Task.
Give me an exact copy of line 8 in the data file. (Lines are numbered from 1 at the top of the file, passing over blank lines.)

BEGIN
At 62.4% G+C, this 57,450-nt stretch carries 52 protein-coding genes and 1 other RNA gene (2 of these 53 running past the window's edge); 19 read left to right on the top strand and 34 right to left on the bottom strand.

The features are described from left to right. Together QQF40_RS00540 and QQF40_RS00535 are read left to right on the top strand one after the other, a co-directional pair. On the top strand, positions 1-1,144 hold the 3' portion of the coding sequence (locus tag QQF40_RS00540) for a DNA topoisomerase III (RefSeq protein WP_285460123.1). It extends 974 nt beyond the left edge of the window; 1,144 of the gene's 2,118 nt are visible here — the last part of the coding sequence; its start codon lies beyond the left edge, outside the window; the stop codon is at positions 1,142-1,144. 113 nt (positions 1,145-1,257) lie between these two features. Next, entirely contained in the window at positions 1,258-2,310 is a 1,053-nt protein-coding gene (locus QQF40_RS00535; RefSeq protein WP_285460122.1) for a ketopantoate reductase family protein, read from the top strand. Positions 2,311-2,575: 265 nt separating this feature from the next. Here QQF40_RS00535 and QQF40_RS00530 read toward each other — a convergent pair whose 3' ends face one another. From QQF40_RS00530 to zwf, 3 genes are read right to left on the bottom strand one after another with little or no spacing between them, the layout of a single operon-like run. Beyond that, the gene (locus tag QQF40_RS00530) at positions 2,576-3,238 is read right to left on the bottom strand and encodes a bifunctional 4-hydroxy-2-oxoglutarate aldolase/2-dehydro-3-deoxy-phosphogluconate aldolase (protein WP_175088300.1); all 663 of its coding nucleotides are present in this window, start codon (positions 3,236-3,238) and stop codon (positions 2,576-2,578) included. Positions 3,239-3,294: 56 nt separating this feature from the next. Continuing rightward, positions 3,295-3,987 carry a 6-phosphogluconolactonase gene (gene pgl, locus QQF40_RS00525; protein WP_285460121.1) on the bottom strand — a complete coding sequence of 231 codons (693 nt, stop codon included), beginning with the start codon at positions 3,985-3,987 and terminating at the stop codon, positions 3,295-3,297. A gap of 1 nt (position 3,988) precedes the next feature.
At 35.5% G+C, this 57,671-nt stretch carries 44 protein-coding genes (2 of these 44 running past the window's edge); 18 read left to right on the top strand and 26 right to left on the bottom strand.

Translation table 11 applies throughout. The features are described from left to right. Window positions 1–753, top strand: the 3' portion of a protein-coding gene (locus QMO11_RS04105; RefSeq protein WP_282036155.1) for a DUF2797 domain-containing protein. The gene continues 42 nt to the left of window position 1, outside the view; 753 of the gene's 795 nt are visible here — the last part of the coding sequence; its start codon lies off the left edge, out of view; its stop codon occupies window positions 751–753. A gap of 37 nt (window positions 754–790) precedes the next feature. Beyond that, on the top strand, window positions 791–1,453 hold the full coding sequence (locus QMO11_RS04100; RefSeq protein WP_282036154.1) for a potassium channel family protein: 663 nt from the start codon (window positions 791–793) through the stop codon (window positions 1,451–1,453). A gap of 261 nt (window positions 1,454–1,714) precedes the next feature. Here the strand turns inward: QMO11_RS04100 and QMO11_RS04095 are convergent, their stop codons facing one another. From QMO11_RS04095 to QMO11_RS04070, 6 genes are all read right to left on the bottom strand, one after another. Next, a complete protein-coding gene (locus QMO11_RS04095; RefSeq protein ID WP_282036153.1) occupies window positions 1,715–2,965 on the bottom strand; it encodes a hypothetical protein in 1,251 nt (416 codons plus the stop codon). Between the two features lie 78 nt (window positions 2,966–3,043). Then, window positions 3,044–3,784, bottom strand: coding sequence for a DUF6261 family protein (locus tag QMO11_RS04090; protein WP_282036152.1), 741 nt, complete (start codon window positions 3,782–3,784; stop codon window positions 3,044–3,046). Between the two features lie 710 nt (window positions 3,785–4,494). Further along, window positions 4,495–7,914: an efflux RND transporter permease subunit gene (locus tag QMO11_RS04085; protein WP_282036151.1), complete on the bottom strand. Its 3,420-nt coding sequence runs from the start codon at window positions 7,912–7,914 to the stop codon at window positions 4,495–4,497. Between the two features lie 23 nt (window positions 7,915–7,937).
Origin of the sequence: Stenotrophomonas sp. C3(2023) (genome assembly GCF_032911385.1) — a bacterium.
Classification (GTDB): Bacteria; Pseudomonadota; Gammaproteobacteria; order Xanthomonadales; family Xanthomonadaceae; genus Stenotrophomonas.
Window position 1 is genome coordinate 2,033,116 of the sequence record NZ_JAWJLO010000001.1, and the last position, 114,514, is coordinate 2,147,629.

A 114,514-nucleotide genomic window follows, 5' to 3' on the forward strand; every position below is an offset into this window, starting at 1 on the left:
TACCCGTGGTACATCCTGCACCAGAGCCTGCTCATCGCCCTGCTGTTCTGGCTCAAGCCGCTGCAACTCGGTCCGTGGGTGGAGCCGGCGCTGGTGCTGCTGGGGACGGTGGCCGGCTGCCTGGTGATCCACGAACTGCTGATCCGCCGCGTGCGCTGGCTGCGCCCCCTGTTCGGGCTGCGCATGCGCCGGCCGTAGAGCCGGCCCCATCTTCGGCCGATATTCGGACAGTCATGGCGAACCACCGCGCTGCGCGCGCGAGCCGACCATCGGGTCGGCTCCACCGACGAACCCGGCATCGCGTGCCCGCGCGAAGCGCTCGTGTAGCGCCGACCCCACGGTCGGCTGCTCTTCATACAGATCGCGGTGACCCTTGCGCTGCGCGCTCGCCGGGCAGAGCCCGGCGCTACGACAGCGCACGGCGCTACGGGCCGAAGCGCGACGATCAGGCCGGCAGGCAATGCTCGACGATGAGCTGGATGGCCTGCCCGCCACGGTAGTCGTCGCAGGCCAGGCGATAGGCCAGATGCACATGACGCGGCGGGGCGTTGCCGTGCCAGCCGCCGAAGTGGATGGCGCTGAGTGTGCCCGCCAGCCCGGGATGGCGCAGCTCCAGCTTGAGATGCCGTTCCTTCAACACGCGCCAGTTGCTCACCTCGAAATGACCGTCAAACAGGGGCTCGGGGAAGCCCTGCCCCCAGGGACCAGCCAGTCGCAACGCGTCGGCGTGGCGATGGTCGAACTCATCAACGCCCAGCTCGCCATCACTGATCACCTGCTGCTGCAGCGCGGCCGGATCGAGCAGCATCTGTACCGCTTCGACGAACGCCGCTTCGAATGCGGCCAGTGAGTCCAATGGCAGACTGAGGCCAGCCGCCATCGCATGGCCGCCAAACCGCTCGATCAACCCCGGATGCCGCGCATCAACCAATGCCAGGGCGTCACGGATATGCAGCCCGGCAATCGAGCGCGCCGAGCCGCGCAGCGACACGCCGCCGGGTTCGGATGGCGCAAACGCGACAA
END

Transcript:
A 114,514-nucleotide genomic window follows, 5' to 3' on the forward strand; every position below is an offset into this window, starting at 1 on the left: